If you have any questions please contact librarian Alice Pearman via phone (603-535-2226) or email (ajpearman (at) plymouth (dot) edu).
How is this different than the release I sign on the approval page of my thesis or dissertation?
“I understand that my dissertation will become part of the permanent collection of Plymouth State University, Lamson Learning Commons. My signature below authorizes release of my dissertation to any reader upon request.”
The above text, which appears on the approval page, is the permission the library needs in order to make your thesis or dissertation available in print and online within the Plymouth State campus community and outside of it should we receive an interlibrary loan (ILL) request. This signature is required.
The permission form to make your thesis or dissertation openly available online is entirely optional. There is no penalty for choosing not to make your work openly available, other than not reaping the benefits described above.
Why might someone want to restrict access to their thesis or dissertation?
The thesis or dissertation contains sensitive information, for example personal details about individuals involved in the research. If applicable, consult the application and approval of the Institutional Review Board for guidance on what limitations are appropriate.
The thesis contains a patentable discovery. To successfully patent an invention, it must not have been previously published or presented.
A journal article based on the thesis or dissertation is currently undergoing or is likely to undergo a peer review process. Open availability of the work would threaten a blind peer review process.
What are the options for restricting access to my thesis or dissertation?
Embargo: A publication delay of usually 6 months to 2 years may be appropriate while journal articles derived from a thesis or dissertation are undergoing the peer review process or when a patent application is pending. Longer embargoes are possible but not encouraged.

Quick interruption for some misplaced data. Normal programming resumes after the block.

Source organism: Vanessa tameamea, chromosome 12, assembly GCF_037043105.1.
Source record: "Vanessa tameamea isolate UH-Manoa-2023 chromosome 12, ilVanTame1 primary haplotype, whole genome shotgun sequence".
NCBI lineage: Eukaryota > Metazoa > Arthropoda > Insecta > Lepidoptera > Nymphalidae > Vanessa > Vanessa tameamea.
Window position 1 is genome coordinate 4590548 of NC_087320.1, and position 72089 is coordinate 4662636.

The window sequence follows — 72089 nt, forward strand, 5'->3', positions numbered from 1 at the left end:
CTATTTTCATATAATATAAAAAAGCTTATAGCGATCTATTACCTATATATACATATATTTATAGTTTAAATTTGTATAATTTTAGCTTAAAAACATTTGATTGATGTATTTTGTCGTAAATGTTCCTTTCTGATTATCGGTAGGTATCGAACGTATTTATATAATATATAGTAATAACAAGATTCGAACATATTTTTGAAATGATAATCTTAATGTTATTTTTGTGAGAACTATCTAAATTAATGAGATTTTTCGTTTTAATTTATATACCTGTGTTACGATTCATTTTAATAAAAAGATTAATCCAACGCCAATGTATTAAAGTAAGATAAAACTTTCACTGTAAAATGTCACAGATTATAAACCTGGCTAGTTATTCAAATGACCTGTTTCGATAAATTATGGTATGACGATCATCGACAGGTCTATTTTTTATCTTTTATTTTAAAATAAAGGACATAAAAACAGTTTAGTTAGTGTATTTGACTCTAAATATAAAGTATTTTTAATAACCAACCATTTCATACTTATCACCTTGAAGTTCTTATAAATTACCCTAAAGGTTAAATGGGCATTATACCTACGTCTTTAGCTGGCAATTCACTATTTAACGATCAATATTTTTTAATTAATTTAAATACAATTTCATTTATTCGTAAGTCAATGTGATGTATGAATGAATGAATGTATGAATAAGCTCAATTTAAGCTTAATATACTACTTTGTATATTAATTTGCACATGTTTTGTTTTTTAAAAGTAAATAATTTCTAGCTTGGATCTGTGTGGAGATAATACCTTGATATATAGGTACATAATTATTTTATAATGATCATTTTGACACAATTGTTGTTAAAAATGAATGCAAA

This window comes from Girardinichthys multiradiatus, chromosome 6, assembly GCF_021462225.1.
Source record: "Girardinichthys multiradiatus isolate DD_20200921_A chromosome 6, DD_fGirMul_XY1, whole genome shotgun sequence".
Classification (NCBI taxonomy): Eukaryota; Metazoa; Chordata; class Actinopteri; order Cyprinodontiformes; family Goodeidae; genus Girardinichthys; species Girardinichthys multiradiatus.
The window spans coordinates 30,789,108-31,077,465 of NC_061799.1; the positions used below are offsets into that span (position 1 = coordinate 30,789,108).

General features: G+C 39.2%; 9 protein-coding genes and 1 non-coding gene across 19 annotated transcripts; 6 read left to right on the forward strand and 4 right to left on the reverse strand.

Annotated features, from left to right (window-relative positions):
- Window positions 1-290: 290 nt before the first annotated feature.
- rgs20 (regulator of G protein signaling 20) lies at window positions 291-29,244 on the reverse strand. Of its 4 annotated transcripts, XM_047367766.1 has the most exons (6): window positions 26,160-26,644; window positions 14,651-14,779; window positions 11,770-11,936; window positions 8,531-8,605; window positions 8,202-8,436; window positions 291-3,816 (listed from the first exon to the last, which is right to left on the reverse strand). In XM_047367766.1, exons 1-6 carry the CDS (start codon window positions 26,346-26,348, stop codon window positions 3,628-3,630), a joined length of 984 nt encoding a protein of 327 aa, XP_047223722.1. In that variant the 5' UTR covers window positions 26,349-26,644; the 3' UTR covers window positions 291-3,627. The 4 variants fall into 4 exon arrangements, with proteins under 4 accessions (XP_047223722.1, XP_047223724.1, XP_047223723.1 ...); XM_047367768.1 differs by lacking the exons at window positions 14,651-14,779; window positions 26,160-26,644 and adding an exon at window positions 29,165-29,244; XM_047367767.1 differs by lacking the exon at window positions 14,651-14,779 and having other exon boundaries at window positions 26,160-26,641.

Redaction: Removing parts of the thesis or dissertation maybe appropriate in cases where sensitive personal information is involved.
I am planning to submit an article to a journal based on the work described in my thesis or dissertation. Will making my thesis or dissertation openly available interfere with this process?
It is not unusual for an author to derive one or more journal articles from the work of their thesis or dissertation in order to share their discoveries in a more succinct way. You should always be upfront with the journal editor about the relationship between the article and your thesis or dissertation, but generally open access thesis or dissertation publication is not an impediment to journal publication.
Theses/dissertations and journal articles have very different requirements, formats, and audiences. Because significant edits to sections of a thesis or dissertation are likely in order to produce an article, there is generally not a “self-plagiarism” problem with this practice. However, one possible concern is that an open access copy of a dissertation, especially one that shares a title with the article, makes it impossible to guarantee a blind peer review process for the article. If you or your editor have concerns about this, consider placing an embargo on your thesis or dissertation.
Someday I might want to turn my manuscript into a book. Does this count as previous publication?
As most works undergo significant editing and changes in format before becoming a book, most publishers do not consider an open access copy of a thesis or dissertation an impediment to subsequent publication of a book based that thesis or dissertation. (2011 Survey of Publishers)
Ok, I’m in, how do I know when my work is available in the repository or what my permanent URL is?
Authors will receive an email containing their URL when their work become available in the repository. Authors can expect their work to appear in the repository 4-6 weeks after submitting the permission form and digital copy to the library. If you have concerns about the timeline, please contact librarian Alice Pearman via phone (603-535-2226) or email (ajpearman (at) plymouth (dot) edu).
You may also choose to submit your dissertation for inclusion in the ProQuest database Dissertation & Theses Abstracts Online, where it will be discoverable by PSU students, faculty, and staff as well as patrons of other institutions.
Please note: Sending your dissertation to ProQuest is optional. Your permission is required in order for us to upload your dissertation to ProQuest. Please include a signed copy of the ProQuest permission form when you submit your dissertation.